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>> i think one of the answers is that they have never run in such numbers, and they have never realized before the exact issues. many of them do and are well informed on the issues, and they are running. many of them are running, as we did, with the support of our husbands. but they are trying. i think it will change american politics. i always thought it was wrong that women would not vote for women. they do, but so do men vote for women. and there were no women in america in watergate, and i think this is a big help. host: how will the change politics, women's participation in greater numbers? >> we have to recognize it took us 150 years to get the vote.
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50 years, in terms of time, is not a great deal. gaining the right to vote and the important position i think so many women hold in their respective communities. we may not have the numbers, but i think women are listened to. in my state, it is typical, we have many in the legislature, and they are the leaders, in the forefront of public opinion, in the middle of public controversies, not afraid to express themselves. i think it's going to make a tremendous difference. i think it's going to shake up the system and make it far more responsive to the human questions that confound and confuse the electorate as a whole. i am really very excited by it. and like martha says, the difficulty is not enough have run. we can't expect every woman because she is a woman, that the minute she runs, she will be successful. that's not possible. we do need to have the numbers in their competing, and given the numbers, i think we will be more and more successful over the years.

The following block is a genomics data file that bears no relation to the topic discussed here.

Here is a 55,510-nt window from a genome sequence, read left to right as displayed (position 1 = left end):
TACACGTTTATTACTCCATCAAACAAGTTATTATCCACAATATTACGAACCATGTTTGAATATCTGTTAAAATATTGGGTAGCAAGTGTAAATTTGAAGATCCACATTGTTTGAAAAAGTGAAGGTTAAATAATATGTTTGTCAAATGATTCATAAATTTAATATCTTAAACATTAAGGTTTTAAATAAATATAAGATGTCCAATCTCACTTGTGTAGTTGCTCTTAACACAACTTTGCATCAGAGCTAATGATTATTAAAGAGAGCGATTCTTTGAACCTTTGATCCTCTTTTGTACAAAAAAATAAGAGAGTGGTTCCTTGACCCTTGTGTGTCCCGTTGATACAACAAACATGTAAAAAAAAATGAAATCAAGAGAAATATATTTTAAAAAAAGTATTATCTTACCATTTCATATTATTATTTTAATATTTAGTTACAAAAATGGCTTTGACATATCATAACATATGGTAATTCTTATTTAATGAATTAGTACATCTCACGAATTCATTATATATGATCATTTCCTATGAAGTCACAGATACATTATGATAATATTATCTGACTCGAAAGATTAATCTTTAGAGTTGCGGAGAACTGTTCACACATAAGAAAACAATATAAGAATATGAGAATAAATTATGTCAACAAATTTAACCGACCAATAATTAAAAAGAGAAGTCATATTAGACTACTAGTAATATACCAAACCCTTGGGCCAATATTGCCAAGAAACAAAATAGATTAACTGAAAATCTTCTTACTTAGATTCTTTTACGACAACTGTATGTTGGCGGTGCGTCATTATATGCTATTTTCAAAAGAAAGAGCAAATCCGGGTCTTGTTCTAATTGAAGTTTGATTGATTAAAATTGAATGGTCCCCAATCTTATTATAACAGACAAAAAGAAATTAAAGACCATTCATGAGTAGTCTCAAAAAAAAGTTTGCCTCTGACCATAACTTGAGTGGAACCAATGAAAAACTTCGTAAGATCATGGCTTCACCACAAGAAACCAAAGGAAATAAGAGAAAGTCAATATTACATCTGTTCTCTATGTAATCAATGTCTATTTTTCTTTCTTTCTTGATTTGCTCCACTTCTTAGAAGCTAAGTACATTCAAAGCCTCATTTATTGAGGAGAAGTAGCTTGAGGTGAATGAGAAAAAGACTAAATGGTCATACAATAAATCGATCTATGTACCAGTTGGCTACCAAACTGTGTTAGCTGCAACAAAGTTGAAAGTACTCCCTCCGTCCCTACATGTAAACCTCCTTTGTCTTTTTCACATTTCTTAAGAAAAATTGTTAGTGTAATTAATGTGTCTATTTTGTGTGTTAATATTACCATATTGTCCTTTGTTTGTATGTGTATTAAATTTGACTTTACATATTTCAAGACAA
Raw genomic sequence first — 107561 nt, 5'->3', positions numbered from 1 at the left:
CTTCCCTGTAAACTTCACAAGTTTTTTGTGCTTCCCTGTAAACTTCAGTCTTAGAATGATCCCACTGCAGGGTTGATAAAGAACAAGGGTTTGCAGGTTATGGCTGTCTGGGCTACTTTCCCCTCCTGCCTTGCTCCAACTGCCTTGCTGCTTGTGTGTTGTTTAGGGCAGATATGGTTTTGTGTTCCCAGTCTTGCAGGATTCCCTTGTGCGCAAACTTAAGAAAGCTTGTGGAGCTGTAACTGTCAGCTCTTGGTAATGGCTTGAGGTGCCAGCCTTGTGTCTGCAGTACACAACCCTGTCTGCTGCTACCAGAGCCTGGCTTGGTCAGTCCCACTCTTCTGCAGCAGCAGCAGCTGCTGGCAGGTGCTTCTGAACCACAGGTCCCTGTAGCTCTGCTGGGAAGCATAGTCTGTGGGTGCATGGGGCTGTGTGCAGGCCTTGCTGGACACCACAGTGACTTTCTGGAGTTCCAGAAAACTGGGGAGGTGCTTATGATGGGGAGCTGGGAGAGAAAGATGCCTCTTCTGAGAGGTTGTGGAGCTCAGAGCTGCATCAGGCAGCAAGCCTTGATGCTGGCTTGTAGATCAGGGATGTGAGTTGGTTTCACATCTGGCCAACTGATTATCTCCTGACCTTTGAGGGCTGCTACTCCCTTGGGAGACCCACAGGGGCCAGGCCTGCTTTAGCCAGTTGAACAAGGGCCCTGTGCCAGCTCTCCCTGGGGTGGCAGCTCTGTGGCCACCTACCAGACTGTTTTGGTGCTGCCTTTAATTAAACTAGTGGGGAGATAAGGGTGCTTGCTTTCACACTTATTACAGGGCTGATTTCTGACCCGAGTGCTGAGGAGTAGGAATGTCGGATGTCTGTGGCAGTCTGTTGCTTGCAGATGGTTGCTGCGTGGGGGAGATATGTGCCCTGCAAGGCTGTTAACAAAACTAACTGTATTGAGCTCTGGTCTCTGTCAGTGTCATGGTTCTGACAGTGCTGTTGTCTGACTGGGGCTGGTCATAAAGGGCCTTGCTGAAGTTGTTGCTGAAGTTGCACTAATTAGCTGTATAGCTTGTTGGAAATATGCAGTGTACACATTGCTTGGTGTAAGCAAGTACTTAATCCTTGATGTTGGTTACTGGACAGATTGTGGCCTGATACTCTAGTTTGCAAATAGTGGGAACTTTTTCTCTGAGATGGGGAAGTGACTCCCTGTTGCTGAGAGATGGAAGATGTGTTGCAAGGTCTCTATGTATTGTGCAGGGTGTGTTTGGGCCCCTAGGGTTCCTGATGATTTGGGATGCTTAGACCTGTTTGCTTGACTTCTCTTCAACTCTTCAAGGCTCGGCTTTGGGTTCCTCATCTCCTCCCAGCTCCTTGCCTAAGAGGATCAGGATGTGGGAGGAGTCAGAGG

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>> it permits a different viewpoint on the law. i can remember arguing about who was going to get the jobs on a particular work program. one of the women was suggesting it be 50% for women and 50% for men. one man rose on the floor of the house and said, what do you mean? it has to go to the breadwinner. who is the breadwinner? the only real poverty left in america are in those families supported by women. so that woman needs to have the opportunity of that job. but you have to have women there to understand this. many of the laws have been made
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on the theory that men will always hold these jobs. therefore, the surviving widow is given a pension. i changed the law that permitted it to be the surviving spouse. if patsy and i had died, our husbands would not have gotten our pensions, but the men's widows pick them up at 9:00 the next morning. we change that. there were all kinds of laws like this. host: you both have combined, it seems to me successfully, marriage and politics. what do you say to people who say they might be incompatible? >> i think that's probably the most offensive question ever asked, because i truly believe many women are equal, and that just as it's difficult for a man in politics to have the kind of relaxed family life and leisure situation in politics, it's the
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same problem for women. it's really no different. i've never heard anyone ask a man, how has it been on your family? [laughter] now because women are getting into politics, the question has become more prevalent. you see stories in time and newsweek of the suffering wives of male politicians, but it used to be a question with regard to families and how difficult it is to adjust. i don't think our problem has been any different than the male politicians. >> i agree with you. let me give you a little incident. my husband and i were recently invited to the white house. my husband really did not want to go. i said, why not? he said, some woman will sit beside me who will say, what do you do for a living?